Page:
How to format your references using the Tissue Engineering citation style

This is a short guide how to format citations and the bibliography in a manuscript for Tissue Engineering. For a complete guide how to prepare your manuscript refer to the journal's instructions to authors.

Using reference management software

Typically you don't format your citations and bibliography by hand. The easiest way is to use a reference manager:

PaperpileThe citation style is built in and you can choose it in Settings > Citation Style or Paperpile > Citation Style in Google Docs.
EndNoteDownload the output style file
Mendeley, Zotero, Papers, and othersThe style is either built in or you can download a CSL file that is supported by most references management programs.
BibTeXBibTeX syles are usually part of a LaTeX template. Check the instructions to authors if the publisher offers a LaTeX template for this journal.

Journal articles

Those examples are references to articles in scholarly journals and how they are supposed to appear in your bibliography.

Not all journals organize their published articles in volumes and issues, so these fields are optional. Some electronic journals do not provide a page range, but instead list an article identifier. In a case like this it's safe to use the article identifier instead of the page range.

A journal article with 1 author
1.
Butler, D. Public library set to turn publisher as boycott looms. Nature. 412, 469, 2001.
A journal article with 2 authors
1.
Joughin, I., and Tulaczyk, S. Positive mass balance of the Ross Ice Streams, West Antarctica. Science. 295, 476, 2002.
A journal article with 3 authors
1.
Kaochar, S., Paek, A.L., and Weinert, T. Genetics. Replication error amplified. Science. 329, 911, 2010.
A journal article with 7 or more authors
1.
Simons, M., Minson, S.E., Sladen, A., Ortega, F., Jiang, J., Owen, S.E., et al. The 2011 magnitude 9.0 Tohoku-Oki earthquake: mosaicking the megathrust from seconds to centuries. Science. 332, 1421, 2011.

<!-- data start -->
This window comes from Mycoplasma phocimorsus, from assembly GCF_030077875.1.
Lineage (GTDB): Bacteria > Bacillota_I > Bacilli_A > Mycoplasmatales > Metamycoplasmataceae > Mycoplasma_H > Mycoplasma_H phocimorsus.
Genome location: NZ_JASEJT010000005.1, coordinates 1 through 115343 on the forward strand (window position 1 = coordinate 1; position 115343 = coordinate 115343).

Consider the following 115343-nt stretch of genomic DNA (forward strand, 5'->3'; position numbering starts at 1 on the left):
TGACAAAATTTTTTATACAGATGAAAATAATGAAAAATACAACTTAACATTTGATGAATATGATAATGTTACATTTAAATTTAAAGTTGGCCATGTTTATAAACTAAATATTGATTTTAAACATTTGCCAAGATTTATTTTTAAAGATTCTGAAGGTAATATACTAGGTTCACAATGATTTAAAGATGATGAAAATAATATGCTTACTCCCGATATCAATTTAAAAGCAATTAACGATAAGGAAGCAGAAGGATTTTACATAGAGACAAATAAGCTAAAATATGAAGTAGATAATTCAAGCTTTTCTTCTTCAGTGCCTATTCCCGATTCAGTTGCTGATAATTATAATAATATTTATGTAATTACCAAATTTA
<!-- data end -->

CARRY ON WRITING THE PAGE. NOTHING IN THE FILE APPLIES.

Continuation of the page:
Books and book chapters

Here are examples of references for authored and edited books as well as book chapters.

An authored book
1.
Gregory, J. Central Counterparties. Chichester, UK: John Wiley & Sons, Ltd, 2014.
An edited book
1.
Hofmann, D.W.M., and Kuleshova, L.N., eds. Data Mining in Crystallography. Berlin, Heidelberg: Springer, 2010.
A chapter in an edited book
1.
Baykal, C., and Yazganoğlu, K.D. Skin Appendage Tumors. In: Yazganoğlu, K.D., ed. Clinical Atlas of Skin Tumors. Berlin, Heidelberg: Springer, pp. 145–68, 2014.

Web sites

Sometimes references to web sites should appear directly in the text rather than in the bibliography. Refer to the Instructions to authors for Tissue Engineering.

Blog post
1.
Andrew, E. How Minecraft Could Help Teach Chemistry’s Building Blocks Of Life [Internet]. IFLScience. IFLScience, 2015 [cited 2018 Oct 30]. Available from: https://www.iflscience.com/chemistry/how-minecraft-could-help-teach-chemistry-s-building-blocks-life/

Reports

This example shows the general structure used for government reports, technical reports, and scientific reports. If you can't locate the report number then it might be better to cite the report as a book. For reports it is usually not individual people that are credited as authors, but a governmental department or agency like "U. S. Food and Drug Administration" or "National Cancer Institute".

Government report
1.
Government Accountability Office. No Child Left Behind Act: Additional Assistance and Research on Effective Strategies Would Help Small Rural Districts. Washington, DC: U.S. Government Printing Office, 2004 Sep. Report No.: GAO-04-909.

Theses and dissertations

Theses including Ph.D. dissertations, Master's theses or Bachelor theses follow the basic format outlined below.

Doctoral dissertation
1.
Julfayan-Gregorian, V. Success Strategies of First-Generation Foreign-Born Leaders [Doctoral dissertation]. [Malibu, CA]: Pepperdine University, 2017.

News paper articles

Unlike scholarly journals, news papers do not usually have a volume and issue number. Instead, the full date and page number is required for a correct reference.

New York Times article
1.
Johnson, G. Awakenings. New York Times. BR13, 2017.

In-text citations

References should be cited in the text by sequential numbers in superscript:

This sentence cites one reference 1.
This sentence cites two references 1,2.
This sentence cites four references 1–4.

About the journal

Full journal titleTissue Engineering
ISSN (print)2152-4947
ISSN (online)2152-4955
Scope

Other styles